Influenza (flu) during the COVID-19 Pandemic, and Why it is Different

Aug 25, 2020 | Healthy Living, In The Community, News

When COVID first arrived in the U.S., researchers and scientists around the world rushed to find a solution to the pandemic.

While the flu has stayed the same, circumstances have changed. This year, more than ever, it is critical that everyone over 6 months of age get their flu shot.

Why is it important to get a flu vaccine during the COVID-19 pandemic?

Any effort to reduce the spread of COVID-19, such as Colorado’s stay-at-home order, has led to a decrease in preventive medicine, such as immunizations and annual exams, and urgent care services. As healthcare experts, AFM wants to stress the importance for people to continue or begin routine vaccinations, even during the COVID-19 pandemic, because it is essential for protecting people and communities from vaccine-preventable diseases and outbreaks, such as the flu. If the community receives their flu vaccine, it should prevent unnecessary medical visits and/or hospitalizations if they were to contract the illness. The purpose of the vaccine is to increase your immunity towards the virus which leads to less serious reactions. The hope would be to reduce the strain on the healthcare systems and avoid an influx of flu patients to allow more focus of care to be on COVID-19 positive patients and other emergent care patients. It is also important to keep urgent and emergency services available for COVID-19 patients and other emergency care needs.

Getting your flu shot is also important during the COVID-19 pandemic because it helps to reduce the burden of respiratory illnesses (cough, shortness of breath). This is critical to keep vulnerable populations safe and healthy and keep our health care systems from being overwhelmed.

A flu vaccine may also provide several individual health benefits, including keeping you from getting sick with flu, reducing the severity of your illness if you do get the flu, and reducing your risk of a flu-associated hospitalization.

 

Who should get their flu vaccine during the COVID-19 pandemic? 

Annual flu vaccinations are recommended for everyone 6 months of age and older, with rare exceptions, because it is an effective way to decrease flu illnesses, hospitalizations, and deaths.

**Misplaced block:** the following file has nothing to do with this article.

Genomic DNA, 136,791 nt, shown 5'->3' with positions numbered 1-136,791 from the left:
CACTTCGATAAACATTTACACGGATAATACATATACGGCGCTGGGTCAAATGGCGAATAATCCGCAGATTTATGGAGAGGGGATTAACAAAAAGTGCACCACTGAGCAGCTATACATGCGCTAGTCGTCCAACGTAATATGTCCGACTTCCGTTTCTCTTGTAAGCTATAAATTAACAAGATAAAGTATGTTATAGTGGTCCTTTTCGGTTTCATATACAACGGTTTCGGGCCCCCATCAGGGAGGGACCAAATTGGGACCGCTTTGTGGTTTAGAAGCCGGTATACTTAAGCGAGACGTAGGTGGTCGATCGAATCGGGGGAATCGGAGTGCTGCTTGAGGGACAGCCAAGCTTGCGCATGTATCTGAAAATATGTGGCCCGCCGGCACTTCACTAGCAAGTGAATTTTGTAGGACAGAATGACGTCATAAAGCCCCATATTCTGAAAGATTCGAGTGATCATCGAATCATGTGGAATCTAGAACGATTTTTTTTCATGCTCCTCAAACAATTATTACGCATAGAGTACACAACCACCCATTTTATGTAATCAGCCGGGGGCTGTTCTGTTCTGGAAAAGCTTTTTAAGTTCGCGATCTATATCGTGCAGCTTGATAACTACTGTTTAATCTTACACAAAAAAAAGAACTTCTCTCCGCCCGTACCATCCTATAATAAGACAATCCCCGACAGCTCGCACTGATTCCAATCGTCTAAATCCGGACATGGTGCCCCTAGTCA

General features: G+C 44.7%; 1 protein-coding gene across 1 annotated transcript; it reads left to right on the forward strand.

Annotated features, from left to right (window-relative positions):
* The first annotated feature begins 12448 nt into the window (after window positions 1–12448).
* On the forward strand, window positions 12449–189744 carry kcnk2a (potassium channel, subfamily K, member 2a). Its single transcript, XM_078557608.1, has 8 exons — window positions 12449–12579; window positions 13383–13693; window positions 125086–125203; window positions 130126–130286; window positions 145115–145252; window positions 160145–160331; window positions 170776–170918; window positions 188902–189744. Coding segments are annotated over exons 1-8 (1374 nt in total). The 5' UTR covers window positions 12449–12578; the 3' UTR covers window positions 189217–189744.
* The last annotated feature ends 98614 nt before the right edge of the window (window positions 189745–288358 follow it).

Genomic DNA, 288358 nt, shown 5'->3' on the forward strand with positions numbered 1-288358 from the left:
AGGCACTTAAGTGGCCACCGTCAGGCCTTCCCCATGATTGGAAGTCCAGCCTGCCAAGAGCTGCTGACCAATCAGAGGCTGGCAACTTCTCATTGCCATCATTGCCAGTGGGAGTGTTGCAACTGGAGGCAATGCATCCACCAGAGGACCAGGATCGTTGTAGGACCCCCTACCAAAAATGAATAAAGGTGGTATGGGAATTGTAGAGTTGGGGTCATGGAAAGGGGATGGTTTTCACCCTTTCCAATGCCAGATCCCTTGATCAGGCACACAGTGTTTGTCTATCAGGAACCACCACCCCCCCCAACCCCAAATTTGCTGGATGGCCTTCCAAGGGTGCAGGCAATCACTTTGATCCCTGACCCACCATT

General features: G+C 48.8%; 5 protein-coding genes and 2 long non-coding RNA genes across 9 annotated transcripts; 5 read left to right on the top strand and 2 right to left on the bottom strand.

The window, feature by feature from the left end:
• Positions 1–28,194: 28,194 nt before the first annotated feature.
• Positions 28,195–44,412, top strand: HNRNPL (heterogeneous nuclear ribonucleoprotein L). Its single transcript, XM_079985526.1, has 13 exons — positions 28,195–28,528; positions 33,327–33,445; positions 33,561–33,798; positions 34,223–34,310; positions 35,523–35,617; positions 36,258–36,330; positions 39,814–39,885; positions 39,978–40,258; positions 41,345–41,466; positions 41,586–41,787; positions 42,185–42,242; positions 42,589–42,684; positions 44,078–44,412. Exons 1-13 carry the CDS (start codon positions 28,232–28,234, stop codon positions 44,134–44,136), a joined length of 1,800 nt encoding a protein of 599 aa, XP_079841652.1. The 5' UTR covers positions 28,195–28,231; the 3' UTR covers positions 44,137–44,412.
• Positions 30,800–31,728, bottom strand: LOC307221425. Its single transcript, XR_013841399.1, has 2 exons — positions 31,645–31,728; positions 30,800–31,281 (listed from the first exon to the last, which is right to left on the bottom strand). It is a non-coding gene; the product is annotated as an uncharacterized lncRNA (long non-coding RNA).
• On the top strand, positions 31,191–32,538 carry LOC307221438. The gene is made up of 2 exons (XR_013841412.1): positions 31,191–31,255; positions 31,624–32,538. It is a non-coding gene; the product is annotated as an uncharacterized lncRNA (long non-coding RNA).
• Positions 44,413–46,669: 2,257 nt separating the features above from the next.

Getting a flu shot is especially recommended for:

  • Essential workers: Including healthcare personnel (including nursing home, long-term care facility, and pharmacy staff) and other critical infrastructure workforce.
  • Persons at increased risk for severe illness from COVID-19: Including adults aged 65 years and older, residents in a nursing home or long-term care facility, and persons of all ages with certain underlying medical conditions. Severe illness from COVID-19 has been observed to disproportionately affect members of certain racial/ethnic minority groups as well.
  • Persons at increased risk for serious influenza complications: Including infants and young children, children with neurologic conditions, pregnant women, adults aged 65 years and older, and other persons with certain underlying medical conditions

    When should I get a flu shot?

    In order to get the best protection from flu vaccination, stop by one of our clinics in September and October. If your flu shot is administered too early, the effectiveness of the shot may wear off before peak flu season. It is not recommended for individuals to receive a second flu shot within the same flu season. Vaccinations after October can still be beneficial as long as the flu virus is still circulating.

    Should a flu vaccine be given to someone with suspected or confirmed COVID-19?

    No. People who are suspected or confirmed to have COVID-19 should delay getting a flu shot, regardless of whether they have symptoms, until they have quarantined for 14 days or have had no symptoms and/or a fever for 72 hours. While a mild illness is usually not a deterrent to receive a flu shot, these visits for suspected or confirmed COVID-19 patients should be postponed to avoid exposing healthcare personnel and other patients to the virus that causes COVID-19. When scheduling or confirming appointments for vaccination, patients should be instructed to notify the provider’s office or clinic in advance if they currently have or develop any symptoms of COVID-19.

    A prior infection with suspected or confirmed COVID-19 or flu does not protect someone from future flu infections. The best way to prevent seasonal flu is to get vaccinated every year.

    Where should I get my flu shot?

    It is important that you see your primary care provider or visit the same practice when you get your flu shot. Pharmacies and other flu shot clinics may not share records with your provider which could delay care in the future. AFM is hosting several flu shot clinics this year to help meet the demand and to follow social distancing guidelines. Check them out here.

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